week 2 theme
Mindfulness, also called wise attention, helps us see what we’re adding to our experiences, not only during meditation sessions but also elsewhere. We’ll spend this week in the world of touch sensations is one of the best places for us to be able to see the difference between what is actually arising, and what we are making of it.
These add-ons might take the form of projecting into the future (my neck hurts, so I’ll be miserable forever), foregone conclusions (there’s no point in asking for a raise), rigid concepts (you’re either for me or against me), un-examined habits (you feel tense and reach for a cookie) or associative thinking (you snap at your daughter and then leap to your own childhood problems and then on to deciding you’re just like your mom).
A very good place to become familiar with the way mindfulness works is close by – our own bodies. Investigating physical sensations helps us see clearly what we’re doing as we’re doing it, to be able to distinguish our direct experience from the add-ons, and to know that we can choose whether to heed them or not. Then in week three we’ll apply the tool of mindfulness to subtler realms of emotions and thoughts.
Take a few moments this week to look back over your week of practice with two guided reflections from Sharon.
Recommended reading for Week Two of the Challenge is pages 81 – 90 and pages 105 – 108 in the second edition of the book, “Real Happiness”.
Week two of our month is devoted to mindfulness of the body. Here we are also challenging the conditioning of judgment – “I’m not feeling the right things, I’m not feeling enough, I’m feeling too much.” Our goal is a balanced awareness of whatever sensations we discover through mindfulness. It is because of that balance that we have room to look more deeply into sensations in our bodies – and use that looking to discover our conditioning towards pleasure (do we allow ourselves to enjoy it or are we only trying to keep it for the future?) towards pain (are we adding fear and anger and projection into a seemingly unchanging future, or are we with our experience more in the moment and with compassion?) and neutrality (do we basically fall asleep or numb out whenever our experience isn’t intense? Are we addicted to stimulation?). There is so much to be learned through mindfulness of the body, and it is a sensitivity and groundedness we can bring into our everyday lives.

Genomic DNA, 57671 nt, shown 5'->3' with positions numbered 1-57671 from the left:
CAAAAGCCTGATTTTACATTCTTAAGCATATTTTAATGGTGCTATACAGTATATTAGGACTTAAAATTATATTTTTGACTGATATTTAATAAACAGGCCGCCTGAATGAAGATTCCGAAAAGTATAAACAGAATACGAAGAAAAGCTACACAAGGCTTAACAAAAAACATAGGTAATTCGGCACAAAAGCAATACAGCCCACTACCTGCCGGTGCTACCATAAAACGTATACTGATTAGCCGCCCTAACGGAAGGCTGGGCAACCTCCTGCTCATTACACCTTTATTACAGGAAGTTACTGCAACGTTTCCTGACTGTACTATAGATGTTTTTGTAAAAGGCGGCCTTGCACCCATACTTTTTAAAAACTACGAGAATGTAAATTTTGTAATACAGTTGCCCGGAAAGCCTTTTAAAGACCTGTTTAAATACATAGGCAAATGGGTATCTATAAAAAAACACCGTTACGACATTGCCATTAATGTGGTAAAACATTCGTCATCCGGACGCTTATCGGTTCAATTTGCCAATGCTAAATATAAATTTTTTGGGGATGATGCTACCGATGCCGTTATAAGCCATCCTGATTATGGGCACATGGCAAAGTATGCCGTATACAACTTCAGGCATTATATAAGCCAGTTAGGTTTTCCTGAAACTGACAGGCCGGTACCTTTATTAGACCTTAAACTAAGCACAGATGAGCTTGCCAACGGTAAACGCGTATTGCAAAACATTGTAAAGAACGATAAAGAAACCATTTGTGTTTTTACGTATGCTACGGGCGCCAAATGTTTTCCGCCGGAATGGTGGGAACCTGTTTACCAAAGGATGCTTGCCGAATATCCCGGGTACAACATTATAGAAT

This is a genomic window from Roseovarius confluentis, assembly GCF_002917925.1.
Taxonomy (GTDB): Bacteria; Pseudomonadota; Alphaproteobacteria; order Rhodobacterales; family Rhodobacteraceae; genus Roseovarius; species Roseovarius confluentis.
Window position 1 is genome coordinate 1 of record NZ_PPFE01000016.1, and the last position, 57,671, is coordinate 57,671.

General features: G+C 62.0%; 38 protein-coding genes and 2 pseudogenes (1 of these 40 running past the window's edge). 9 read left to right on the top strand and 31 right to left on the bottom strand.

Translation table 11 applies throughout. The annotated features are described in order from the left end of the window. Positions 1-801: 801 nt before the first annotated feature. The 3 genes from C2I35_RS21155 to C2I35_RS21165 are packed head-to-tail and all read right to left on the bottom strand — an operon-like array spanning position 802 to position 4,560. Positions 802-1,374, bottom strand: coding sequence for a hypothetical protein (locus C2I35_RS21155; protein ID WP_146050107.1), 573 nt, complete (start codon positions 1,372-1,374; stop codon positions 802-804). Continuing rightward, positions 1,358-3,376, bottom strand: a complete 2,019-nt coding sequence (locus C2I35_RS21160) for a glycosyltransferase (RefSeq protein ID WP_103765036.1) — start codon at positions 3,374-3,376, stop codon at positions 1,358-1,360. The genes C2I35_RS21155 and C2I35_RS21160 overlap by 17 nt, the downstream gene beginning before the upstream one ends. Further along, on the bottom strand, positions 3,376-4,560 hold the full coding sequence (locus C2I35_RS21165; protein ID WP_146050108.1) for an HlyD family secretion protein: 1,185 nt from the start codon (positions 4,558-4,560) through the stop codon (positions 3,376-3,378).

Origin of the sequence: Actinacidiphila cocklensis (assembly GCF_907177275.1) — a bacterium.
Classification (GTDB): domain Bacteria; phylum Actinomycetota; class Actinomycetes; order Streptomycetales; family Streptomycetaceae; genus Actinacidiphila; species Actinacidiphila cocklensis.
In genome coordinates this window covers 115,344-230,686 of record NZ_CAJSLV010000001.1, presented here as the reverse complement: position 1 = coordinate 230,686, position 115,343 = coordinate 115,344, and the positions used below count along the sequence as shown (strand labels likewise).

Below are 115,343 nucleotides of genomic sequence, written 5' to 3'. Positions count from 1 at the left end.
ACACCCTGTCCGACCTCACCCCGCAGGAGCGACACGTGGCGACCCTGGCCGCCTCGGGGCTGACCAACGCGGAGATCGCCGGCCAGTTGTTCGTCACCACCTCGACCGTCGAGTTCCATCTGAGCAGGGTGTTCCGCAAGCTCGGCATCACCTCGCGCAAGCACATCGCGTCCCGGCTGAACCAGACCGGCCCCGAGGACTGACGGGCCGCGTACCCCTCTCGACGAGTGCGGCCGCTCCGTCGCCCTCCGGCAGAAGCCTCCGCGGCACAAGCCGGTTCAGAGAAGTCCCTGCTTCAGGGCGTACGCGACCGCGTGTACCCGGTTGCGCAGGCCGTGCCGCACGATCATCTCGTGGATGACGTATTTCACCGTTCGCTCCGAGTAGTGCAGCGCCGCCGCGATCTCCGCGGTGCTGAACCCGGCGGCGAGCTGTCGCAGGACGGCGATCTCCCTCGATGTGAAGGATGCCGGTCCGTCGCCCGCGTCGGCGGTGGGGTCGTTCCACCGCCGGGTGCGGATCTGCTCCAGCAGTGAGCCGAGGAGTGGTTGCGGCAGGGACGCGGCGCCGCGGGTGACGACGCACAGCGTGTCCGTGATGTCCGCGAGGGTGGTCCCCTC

Our bodies are the most concrete vehicle we can access for moment to moment awareness. If you are at work, or commuting, or at a much dreaded family dinner, or a delightful celebration, to feel more centered, more present, the easiest objects of awareness we have are the breath and body, with the body being easier at times. One of the powerful things about mindfulness of the body is how we can drop down out of conceptual understanding (“oh, there’s my knee, my elbow”) into the world of direct sensations. The concept is important, of course, navigating the world. But there is also a kind of static perception there – I called it my elbow yesterday, today, and will tomorrow. In looking right at sensations, I experience pulsing, throbbing, pressure. etc. I’ve come right into the world of constant change. In this week’s mindfulness exercises, you will find yourself using quite ordinary movement and sensations for this kind of in depth experience. Nothing special or exotic or needed. This will take us deeper and deeper ito the dynamic, fluid world of change.
I know from so many years of teaching that some of you might be feeling discouraged right about now. We want to see that number of breaths climb from 3 to 20 to 200 to infinity, or we feel bad about ourselves and our practice. That success is measured in a different way – in how we are learning to let go of distraction more gently, we’re learning to begin again with more kindness towards ourselves – is awfully hard to believe. But it’s true. And it takes some getting used to.